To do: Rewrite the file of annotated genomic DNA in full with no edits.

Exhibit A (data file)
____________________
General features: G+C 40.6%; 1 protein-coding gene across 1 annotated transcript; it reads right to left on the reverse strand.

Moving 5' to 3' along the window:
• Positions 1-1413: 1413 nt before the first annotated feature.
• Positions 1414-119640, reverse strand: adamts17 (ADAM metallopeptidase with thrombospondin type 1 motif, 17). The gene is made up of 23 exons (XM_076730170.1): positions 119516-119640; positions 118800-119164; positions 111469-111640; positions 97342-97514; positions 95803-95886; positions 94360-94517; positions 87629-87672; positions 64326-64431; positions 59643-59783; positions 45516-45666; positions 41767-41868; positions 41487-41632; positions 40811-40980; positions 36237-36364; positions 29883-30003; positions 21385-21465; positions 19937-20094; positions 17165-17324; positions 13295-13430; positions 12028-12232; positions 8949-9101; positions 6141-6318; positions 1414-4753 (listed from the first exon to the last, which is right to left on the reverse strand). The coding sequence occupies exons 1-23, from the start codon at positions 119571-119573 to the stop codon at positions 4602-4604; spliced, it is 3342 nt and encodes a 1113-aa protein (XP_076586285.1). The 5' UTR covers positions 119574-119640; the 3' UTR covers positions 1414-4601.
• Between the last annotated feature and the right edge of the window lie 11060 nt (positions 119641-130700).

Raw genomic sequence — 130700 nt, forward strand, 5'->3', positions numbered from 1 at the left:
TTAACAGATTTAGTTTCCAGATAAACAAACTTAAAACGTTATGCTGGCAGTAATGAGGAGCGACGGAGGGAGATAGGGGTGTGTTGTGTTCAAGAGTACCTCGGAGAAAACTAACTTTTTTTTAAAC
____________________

General features: G+C 40.6%; 1 protein-coding gene across 1 annotated transcript; it reads right to left on the reverse strand.

Moving 5' to 3' along the window:
• Positions 1-1413: 1413 nt before the first annotated feature.
• Positions 1414-119640, reverse strand: adamts17 (ADAM metallopeptidase with thrombospondin type 1 motif, 17). The gene is made up of 23 exons (XM_076730170.1): positions 119516-119640; positions 118800-119164; positions 111469-111640; positions 97342-97514; positions 95803-95886; positions 94360-94517; positions 87629-87672; positions 64326-64431; positions 59643-59783; positions 45516-45666; positions 41767-41868; positions 41487-41632; positions 40811-40980; positions 36237-36364; positions 29883-30003; positions 21385-21465; positions 19937-20094; positions 17165-17324; positions 13295-13430; positions 12028-12232; positions 8949-9101; positions 6141-6318; positions 1414-4753 (listed from the first exon to the last, which is right to left on the reverse strand). The coding sequence occupies exons 1-23, from the start codon at positions 119571-119573 to the stop codon at positions 4602-4604; spliced, it is 3342 nt and encodes a 1113-aa protein (XP_076586285.1). The 5' UTR covers positions 119574-119640; the 3' UTR covers positions 1414-4601.
• Between the last annotated feature and the right edge of the window lie 11060 nt (positions 119641-130700).

Raw genomic sequence — 130700 nt, forward strand, 5'->3', positions numbered from 1 at the left:
TTAACAGATTTAGTTTCCAGATAAACAAACTTAAAACGTTATGCTGGCAGTAATGAGGAGCGACGGAGGGAGATAGGGGTGTGTTGTGTTCAAGAGTACCTCGGAGAAAACTAACTTTTTTTTAAAC